As a shakespearean scholar, Marjorie Garber has an appreciation for punchy phrases that hold multiple meanings. She has coined one herself for the title of her new book. Patronizing the Arts is, as one would guess, a critical examination of the various ways cultural activity has been funded over the centuries. But it also scrutinizes the patronizing attitude American society tends to have toward the arts — treating them as a pleasant but expendable frill.
The two definitions of the term, she argues, are interrelated: A culture that doesn't seriously value creative expression can't be expected to provide consistent financial support for it. What's needed, she writes, is not only a greater appreciation of the intrinsic value of the arts — which advocates have long yearned for — but also a more sophisticated understanding of how artists operate and a more stable structure for providing them the resources they require. Artists, in other words, need better benefactors, and the logical candidates for this role are America's universities.
It's not surprising that Garber, who teaches English at Harvard University, would come to that conclusion. As chair of the visualand environmental studies department and director of the Carpenter Center for the Visual Arts, she is a major player on the campus's cultural scene. But her argument, while sketchy, is undeniably intriguing and increasingly urgent in an economic slowdown that is forcing arts organizations to cut back or shut down.
Garber kicks off her argument by noting American "under- and over-valuing of the arts." On the one hand, she notes, we worship certain artists as geniuses and turn some musicians and film directors into celebrities. But funding for the arts is often the first thing to be cut when school budgets get tight, and government support is notoriously meager.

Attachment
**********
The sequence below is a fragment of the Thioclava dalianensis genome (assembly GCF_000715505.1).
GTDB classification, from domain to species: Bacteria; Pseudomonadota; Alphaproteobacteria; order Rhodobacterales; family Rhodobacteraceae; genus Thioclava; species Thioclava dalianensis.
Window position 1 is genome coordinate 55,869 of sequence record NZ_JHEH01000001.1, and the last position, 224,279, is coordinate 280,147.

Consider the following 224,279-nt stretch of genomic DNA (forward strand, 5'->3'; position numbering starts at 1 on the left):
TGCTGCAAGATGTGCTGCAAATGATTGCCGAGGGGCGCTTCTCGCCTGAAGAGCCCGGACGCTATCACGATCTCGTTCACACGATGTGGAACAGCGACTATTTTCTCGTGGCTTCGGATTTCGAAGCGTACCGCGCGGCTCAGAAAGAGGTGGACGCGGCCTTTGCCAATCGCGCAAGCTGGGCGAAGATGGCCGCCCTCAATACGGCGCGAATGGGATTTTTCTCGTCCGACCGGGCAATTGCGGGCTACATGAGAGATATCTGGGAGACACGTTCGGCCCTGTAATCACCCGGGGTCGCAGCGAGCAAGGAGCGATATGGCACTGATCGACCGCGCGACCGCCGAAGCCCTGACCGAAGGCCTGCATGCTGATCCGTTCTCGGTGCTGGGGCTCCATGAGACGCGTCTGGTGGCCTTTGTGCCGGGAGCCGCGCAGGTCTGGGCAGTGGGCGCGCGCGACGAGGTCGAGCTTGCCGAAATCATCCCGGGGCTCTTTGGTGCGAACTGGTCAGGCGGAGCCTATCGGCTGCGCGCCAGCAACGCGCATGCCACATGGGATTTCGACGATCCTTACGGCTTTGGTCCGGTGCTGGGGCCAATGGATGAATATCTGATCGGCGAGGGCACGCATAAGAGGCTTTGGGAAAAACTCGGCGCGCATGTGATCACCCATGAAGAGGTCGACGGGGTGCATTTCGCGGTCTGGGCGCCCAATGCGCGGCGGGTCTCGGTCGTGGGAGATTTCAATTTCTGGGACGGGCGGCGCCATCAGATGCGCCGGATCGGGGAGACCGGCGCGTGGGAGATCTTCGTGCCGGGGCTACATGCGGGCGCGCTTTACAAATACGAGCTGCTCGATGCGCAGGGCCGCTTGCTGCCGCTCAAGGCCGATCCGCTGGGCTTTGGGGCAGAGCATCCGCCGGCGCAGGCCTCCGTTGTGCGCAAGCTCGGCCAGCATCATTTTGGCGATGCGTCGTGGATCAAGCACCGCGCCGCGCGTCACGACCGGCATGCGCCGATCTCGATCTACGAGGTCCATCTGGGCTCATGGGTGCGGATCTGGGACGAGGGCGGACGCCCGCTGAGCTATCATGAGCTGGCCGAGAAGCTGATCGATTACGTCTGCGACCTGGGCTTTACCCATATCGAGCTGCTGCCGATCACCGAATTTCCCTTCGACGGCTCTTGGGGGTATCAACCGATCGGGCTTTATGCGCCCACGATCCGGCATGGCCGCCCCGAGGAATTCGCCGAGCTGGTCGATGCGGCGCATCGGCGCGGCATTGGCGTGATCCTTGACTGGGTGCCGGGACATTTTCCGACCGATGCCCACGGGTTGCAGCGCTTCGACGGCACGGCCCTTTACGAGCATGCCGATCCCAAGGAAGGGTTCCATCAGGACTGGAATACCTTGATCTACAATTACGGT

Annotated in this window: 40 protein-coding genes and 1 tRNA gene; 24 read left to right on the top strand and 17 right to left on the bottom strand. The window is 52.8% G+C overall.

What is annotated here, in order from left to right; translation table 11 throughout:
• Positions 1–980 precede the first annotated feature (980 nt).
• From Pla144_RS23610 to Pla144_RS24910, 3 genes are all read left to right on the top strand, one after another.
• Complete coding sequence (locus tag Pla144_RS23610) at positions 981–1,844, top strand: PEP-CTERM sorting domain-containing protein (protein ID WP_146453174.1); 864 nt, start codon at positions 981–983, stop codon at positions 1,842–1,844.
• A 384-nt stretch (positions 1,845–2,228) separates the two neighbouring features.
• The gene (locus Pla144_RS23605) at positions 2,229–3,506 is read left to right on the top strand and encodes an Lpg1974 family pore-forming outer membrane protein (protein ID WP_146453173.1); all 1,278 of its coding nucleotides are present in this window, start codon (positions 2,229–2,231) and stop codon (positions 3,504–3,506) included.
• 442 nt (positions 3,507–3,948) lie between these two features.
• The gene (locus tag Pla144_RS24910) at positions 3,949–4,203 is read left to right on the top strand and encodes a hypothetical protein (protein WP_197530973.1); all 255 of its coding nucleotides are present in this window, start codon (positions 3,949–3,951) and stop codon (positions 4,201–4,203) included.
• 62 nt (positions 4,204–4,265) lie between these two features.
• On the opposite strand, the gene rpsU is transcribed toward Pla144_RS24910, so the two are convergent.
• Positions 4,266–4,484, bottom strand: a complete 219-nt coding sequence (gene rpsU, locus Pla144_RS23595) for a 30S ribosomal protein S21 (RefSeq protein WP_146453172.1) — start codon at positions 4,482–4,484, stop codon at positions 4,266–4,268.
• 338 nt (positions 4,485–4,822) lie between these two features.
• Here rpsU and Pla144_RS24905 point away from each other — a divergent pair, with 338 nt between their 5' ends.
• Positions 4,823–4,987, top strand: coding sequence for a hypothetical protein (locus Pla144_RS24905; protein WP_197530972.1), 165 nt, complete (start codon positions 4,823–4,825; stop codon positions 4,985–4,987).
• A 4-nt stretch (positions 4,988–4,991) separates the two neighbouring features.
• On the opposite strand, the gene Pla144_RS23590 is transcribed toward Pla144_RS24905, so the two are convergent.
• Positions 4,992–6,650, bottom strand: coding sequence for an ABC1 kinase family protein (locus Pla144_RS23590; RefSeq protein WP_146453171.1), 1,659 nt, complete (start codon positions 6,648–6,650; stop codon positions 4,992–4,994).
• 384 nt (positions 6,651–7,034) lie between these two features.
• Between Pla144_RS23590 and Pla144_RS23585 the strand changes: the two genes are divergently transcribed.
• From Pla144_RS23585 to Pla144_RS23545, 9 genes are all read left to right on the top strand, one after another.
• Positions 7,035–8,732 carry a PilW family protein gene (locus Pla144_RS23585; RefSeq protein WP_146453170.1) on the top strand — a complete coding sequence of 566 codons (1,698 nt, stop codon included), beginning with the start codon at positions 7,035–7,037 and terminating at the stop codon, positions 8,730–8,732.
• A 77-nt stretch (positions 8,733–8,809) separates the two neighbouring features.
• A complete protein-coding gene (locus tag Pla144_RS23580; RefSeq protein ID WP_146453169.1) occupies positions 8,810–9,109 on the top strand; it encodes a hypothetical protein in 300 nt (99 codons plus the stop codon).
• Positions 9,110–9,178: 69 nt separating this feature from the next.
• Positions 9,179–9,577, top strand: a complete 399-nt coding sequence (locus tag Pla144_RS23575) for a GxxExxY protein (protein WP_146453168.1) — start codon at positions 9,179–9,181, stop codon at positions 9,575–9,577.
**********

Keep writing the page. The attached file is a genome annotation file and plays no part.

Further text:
She rightly suggests these contradictory attitudes reflect a fundamental misunderstanding of the artistic process, one that devalues the importance of craft and experimentation in favor of a romanticized notion of inspiration. (Think of the play and film Amadeus, which portrayed Mozart as an irresponsible adolescent who inexplicably found symphonies rattling around in his brain.) Provocatively, she suggests universities play into this misapprehension by lumping together the arts and humanities.
While conceding that studying the history of the arts or analyzing them critically falls under the umbrella of the humanities, that sort of scholarship, she notes, "is quite different structurally from art-making." Artists, Garber argues, actually have much more in common with scientists. Both work in specific spaces (studios or laboratories), utilize specialized knowledge, engage in trial and error, describe their work in terms of elegance and beauty and — when they are fortunate — take startling imaginative leaps. Most of our greatest scientists, she notes, are employed at universities; why shouldn't our master artists be as well?